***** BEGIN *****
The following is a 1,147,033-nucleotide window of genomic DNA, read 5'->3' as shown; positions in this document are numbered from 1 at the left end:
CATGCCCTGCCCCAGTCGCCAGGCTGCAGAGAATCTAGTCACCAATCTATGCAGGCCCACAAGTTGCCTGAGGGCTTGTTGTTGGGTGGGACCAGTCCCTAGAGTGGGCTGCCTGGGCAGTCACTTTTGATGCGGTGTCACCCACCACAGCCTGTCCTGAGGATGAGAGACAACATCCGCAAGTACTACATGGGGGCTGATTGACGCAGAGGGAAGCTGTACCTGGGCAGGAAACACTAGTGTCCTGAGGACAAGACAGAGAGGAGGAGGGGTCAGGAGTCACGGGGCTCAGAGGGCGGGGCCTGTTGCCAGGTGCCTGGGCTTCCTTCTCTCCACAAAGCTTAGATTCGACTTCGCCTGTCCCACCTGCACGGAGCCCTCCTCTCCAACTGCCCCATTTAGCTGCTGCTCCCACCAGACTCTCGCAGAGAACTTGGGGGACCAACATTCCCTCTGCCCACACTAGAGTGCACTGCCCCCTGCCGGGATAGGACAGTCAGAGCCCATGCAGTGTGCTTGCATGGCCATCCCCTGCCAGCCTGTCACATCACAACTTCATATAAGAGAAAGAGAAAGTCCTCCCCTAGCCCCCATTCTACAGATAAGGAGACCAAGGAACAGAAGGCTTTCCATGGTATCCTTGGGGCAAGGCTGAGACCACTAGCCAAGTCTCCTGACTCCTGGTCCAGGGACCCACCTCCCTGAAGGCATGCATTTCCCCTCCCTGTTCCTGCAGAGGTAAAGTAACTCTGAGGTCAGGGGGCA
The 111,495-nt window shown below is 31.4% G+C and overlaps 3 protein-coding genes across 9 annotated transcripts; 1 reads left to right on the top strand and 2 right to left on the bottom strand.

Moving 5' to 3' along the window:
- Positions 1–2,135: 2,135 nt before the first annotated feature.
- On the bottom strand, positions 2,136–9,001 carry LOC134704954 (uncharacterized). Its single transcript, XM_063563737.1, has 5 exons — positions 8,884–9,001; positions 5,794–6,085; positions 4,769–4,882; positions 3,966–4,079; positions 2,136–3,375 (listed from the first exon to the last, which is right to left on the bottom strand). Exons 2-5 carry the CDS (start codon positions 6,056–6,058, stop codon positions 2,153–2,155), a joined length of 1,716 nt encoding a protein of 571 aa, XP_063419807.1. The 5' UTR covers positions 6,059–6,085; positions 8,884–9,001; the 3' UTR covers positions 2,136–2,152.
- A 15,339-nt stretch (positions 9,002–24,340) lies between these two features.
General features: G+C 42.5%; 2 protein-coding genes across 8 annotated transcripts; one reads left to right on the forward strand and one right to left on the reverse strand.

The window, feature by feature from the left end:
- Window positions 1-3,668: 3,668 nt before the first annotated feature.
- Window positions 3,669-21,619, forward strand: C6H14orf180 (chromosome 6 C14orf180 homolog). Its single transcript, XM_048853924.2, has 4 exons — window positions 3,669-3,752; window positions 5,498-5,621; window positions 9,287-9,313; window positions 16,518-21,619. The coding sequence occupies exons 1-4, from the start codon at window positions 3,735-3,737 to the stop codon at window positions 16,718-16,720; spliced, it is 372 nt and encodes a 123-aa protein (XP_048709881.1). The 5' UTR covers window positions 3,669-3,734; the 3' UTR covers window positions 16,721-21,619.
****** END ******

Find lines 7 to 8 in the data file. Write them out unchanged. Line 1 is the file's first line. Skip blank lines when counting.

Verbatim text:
- A 15,339-nt stretch (positions 9,002–24,340) lies between these two features.
General features: G+C 42.5%; 2 protein-coding genes across 8 annotated transcripts; one reads left to right on the forward strand and one right to left on the reverse strand.